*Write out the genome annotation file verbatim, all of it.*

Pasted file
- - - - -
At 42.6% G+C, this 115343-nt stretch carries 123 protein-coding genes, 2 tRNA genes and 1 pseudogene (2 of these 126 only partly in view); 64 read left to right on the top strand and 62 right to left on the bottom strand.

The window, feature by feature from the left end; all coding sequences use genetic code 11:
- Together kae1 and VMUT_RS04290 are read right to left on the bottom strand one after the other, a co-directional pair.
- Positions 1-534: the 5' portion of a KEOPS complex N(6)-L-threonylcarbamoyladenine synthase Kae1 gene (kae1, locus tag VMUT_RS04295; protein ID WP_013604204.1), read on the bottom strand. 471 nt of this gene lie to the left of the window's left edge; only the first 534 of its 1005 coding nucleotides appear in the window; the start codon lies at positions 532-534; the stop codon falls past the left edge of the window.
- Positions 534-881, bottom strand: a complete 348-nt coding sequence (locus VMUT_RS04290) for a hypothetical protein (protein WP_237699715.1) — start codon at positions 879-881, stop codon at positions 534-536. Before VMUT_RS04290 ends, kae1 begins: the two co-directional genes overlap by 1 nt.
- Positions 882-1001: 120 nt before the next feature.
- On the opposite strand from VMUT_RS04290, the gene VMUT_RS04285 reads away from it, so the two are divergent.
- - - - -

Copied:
At 42.6% G+C, this 115343-nt stretch carries 123 protein-coding genes, 2 tRNA genes and 1 pseudogene (2 of these 126 only partly in view); 64 read left to right on the top strand and 62 right to left on the bottom strand.

The window, feature by feature from the left end; all coding sequences use genetic code 11:
- Together kae1 and VMUT_RS04290 are read right to left on the bottom strand one after the other, a co-directional pair.
- Positions 1-534: the 5' portion of a KEOPS complex N(6)-L-threonylcarbamoyladenine synthase Kae1 gene (kae1, locus tag VMUT_RS04295; protein ID WP_013604204.1), read on the bottom strand. 471 nt of this gene lie to the left of the window's left edge; only the first 534 of its 1005 coding nucleotides appear in the window; the start codon lies at positions 532-534; the stop codon falls past the left edge of the window.
- Positions 534-881, bottom strand: a complete 348-nt coding sequence (locus VMUT_RS04290) for a hypothetical protein (protein WP_237699715.1) — start codon at positions 879-881, stop codon at positions 534-536. Before VMUT_RS04290 ends, kae1 begins: the two co-directional genes overlap by 1 nt.
- Positions 882-1001: 120 nt before the next feature.
- On the opposite strand from VMUT_RS04290, the gene VMUT_RS04285 reads away from it, so the two are divergent.